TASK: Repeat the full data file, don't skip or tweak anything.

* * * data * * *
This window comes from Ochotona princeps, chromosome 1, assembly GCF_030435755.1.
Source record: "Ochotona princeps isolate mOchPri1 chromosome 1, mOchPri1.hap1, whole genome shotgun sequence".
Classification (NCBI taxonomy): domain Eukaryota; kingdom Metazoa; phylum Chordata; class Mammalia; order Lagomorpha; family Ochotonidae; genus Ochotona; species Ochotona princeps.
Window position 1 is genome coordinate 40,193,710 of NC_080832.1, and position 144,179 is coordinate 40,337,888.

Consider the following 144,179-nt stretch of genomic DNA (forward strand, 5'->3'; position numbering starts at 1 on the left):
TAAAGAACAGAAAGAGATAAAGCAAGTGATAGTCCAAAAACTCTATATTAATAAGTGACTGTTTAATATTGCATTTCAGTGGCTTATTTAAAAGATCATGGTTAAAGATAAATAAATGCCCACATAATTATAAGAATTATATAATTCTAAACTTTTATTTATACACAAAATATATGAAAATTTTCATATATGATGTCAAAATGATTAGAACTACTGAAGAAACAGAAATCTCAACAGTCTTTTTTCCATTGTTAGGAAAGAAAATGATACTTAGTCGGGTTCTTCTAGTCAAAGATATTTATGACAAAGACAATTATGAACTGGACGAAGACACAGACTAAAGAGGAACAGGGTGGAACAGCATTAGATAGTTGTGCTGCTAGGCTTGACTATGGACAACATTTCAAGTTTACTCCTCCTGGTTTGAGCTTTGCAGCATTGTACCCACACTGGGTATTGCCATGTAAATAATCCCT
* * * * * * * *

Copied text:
This window comes from Ochotona princeps, chromosome 1, assembly GCF_030435755.1.
Source record: "Ochotona princeps isolate mOchPri1 chromosome 1, mOchPri1.hap1, whole genome shotgun sequence".
Classification (NCBI taxonomy): domain Eukaryota; kingdom Metazoa; phylum Chordata; class Mammalia; order Lagomorpha; family Ochotonidae; genus Ochotona; species Ochotona princeps.
Window position 1 is genome coordinate 40,193,710 of NC_080832.1, and position 144,179 is coordinate 40,337,888.

Consider the following 144,179-nt stretch of genomic DNA (forward strand, 5'->3'; position numbering starts at 1 on the left):
TAAAGAACAGAAAGAGATAAAGCAAGTGATAGTCCAAAAACTCTATATTAATAAGTGACTGTTTAATATTGCATTTCAGTGGCTTATTTAAAAGATCATGGTTAAAGATAAATAAATGCCCACATAATTATAAGAATTATATAATTCTAAACTTTTATTTATACACAAAATATATGAAAATTTTCATATATGATGTCAAAATGATTAGAACTACTGAAGAAACAGAAATCTCAACAGTCTTTTTTCCATTGTTAGGAAAGAAAATGATACTTAGTCGGGTTCTTCTAGTCAAAGATATTTATGACAAAGACAATTATGAACTGGACGAAGACACAGACTAAAGAGGAACAGGGTGGAACAGCATTAGATAGTTGTGCTGCTAGGCTTGACTATGGACAACATTTCAAGTTTACTCCTCCTGGTTTGAGCTTTGCAGCATTGTACCCACACTGGGTATTGCCATGTAAATAATCCCT